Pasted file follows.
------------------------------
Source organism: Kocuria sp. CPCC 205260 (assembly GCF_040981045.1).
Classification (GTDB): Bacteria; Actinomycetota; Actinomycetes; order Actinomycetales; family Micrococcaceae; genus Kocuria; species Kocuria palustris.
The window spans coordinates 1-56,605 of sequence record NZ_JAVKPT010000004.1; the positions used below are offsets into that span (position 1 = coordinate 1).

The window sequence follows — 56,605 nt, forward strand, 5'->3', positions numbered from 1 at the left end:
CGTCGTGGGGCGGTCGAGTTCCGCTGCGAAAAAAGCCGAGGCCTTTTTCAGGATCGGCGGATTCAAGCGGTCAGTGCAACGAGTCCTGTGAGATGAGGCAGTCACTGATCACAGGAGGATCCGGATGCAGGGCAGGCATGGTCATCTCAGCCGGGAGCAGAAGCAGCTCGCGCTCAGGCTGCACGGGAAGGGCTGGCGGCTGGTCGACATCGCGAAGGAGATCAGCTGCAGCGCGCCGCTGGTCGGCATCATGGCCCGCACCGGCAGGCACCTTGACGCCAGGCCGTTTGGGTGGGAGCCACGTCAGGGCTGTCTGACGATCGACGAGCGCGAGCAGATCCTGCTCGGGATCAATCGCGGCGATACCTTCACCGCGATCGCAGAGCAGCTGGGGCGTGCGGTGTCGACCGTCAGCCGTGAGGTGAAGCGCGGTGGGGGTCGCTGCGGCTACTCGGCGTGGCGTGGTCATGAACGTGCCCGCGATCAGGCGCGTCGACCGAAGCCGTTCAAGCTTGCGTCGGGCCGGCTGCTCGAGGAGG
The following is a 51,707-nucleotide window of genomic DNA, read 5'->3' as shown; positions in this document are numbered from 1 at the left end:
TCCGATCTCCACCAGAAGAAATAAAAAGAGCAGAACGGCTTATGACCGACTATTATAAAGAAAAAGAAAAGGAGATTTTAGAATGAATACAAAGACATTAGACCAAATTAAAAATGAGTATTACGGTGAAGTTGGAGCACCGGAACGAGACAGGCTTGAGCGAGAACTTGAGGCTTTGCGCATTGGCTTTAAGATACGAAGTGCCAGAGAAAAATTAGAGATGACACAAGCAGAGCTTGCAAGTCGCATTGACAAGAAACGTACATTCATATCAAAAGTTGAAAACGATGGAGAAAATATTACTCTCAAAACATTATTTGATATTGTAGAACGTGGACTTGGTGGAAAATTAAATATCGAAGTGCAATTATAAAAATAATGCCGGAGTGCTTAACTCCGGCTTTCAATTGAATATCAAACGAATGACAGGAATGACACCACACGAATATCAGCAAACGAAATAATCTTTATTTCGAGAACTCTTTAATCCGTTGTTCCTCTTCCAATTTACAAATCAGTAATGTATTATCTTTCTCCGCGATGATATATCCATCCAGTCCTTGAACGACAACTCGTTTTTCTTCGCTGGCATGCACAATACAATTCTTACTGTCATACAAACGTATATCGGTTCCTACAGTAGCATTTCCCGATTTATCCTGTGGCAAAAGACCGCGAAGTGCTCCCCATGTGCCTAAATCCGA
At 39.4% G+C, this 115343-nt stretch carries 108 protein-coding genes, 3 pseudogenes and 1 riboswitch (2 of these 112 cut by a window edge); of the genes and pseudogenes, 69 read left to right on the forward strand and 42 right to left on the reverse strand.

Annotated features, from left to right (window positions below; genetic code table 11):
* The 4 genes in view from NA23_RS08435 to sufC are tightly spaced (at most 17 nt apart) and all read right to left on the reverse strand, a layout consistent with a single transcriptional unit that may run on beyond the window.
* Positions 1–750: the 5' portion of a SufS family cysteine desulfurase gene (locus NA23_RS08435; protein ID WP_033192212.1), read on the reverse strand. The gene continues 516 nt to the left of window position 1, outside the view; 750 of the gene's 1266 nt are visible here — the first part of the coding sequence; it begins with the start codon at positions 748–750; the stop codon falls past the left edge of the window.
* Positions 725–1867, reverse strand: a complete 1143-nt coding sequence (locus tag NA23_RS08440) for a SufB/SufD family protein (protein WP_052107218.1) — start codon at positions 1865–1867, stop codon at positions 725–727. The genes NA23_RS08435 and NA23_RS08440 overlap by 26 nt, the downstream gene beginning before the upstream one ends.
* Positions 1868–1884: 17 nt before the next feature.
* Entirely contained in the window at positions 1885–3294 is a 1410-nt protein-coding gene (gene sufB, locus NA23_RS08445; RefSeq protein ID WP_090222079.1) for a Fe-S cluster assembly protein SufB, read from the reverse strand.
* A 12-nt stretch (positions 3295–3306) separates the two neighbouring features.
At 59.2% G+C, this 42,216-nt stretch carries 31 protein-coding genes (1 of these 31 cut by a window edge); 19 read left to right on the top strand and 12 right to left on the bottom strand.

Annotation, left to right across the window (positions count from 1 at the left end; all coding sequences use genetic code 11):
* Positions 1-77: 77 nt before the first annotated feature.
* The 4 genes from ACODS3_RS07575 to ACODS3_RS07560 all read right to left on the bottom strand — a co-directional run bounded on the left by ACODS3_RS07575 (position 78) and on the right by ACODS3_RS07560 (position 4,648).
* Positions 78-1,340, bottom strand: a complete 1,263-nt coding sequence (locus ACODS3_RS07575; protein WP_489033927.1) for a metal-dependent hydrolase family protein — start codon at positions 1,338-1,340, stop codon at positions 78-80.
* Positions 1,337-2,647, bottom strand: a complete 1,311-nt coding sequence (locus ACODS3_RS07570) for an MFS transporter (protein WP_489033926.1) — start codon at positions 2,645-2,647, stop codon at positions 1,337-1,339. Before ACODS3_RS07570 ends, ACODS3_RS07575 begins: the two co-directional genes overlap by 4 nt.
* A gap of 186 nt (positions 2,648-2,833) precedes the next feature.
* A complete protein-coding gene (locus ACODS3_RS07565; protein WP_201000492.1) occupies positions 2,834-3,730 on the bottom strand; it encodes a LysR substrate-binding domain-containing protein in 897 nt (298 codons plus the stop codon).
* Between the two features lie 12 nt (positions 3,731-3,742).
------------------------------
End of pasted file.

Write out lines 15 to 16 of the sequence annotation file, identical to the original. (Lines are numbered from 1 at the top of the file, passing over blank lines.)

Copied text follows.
* A 12-nt stretch (positions 3295–3306) separates the two neighbouring features.
At 59.2% G+C, this 42,216-nt stretch carries 31 protein-coding genes (1 of these 31 cut by a window edge); 19 read left to right on the top strand and 12 right to left on the bottom strand.